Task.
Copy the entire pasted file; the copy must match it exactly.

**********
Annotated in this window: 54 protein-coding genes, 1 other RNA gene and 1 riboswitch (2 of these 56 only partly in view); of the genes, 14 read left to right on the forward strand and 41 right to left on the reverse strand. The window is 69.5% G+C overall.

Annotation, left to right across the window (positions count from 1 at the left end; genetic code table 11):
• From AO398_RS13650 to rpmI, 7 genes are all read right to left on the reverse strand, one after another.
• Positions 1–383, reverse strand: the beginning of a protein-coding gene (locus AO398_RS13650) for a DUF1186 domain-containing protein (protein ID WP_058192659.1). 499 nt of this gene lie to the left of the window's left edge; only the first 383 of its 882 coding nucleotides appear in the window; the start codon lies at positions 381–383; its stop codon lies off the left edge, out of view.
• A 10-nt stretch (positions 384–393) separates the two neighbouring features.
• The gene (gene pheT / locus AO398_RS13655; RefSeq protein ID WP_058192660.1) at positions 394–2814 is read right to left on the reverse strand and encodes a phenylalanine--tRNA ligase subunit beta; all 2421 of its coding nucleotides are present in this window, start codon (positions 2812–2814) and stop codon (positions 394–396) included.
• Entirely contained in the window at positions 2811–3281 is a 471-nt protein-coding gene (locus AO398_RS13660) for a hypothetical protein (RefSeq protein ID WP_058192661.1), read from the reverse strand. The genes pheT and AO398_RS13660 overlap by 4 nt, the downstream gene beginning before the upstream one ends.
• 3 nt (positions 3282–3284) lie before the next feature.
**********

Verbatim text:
Annotated in this window: 54 protein-coding genes, 1 other RNA gene and 1 riboswitch (2 of these 56 only partly in view); of the genes, 14 read left to right on the forward strand and 41 right to left on the reverse strand. The window is 69.5% G+C overall.

Annotation, left to right across the window (positions count from 1 at the left end; genetic code table 11):
• From AO398_RS13650 to rpmI, 7 genes are all read right to left on the reverse strand, one after another.
• Positions 1–383, reverse strand: the beginning of a protein-coding gene (locus AO398_RS13650) for a DUF1186 domain-containing protein (protein ID WP_058192659.1). 499 nt of this gene lie to the left of the window's left edge; only the first 383 of its 882 coding nucleotides appear in the window; the start codon lies at positions 381–383; its stop codon lies off the left edge, out of view.
• A 10-nt stretch (positions 384–393) separates the two neighbouring features.
• The gene (gene pheT / locus AO398_RS13655; RefSeq protein ID WP_058192660.1) at positions 394–2814 is read right to left on the reverse strand and encodes a phenylalanine--tRNA ligase subunit beta; all 2421 of its coding nucleotides are present in this window, start codon (positions 2812–2814) and stop codon (positions 394–396) included.
• Entirely contained in the window at positions 2811–3281 is a 471-nt protein-coding gene (locus AO398_RS13660) for a hypothetical protein (RefSeq protein ID WP_058192661.1), read from the reverse strand. The genes pheT and AO398_RS13660 overlap by 4 nt, the downstream gene beginning before the upstream one ends.
• 3 nt (positions 3282–3284) lie before the next feature.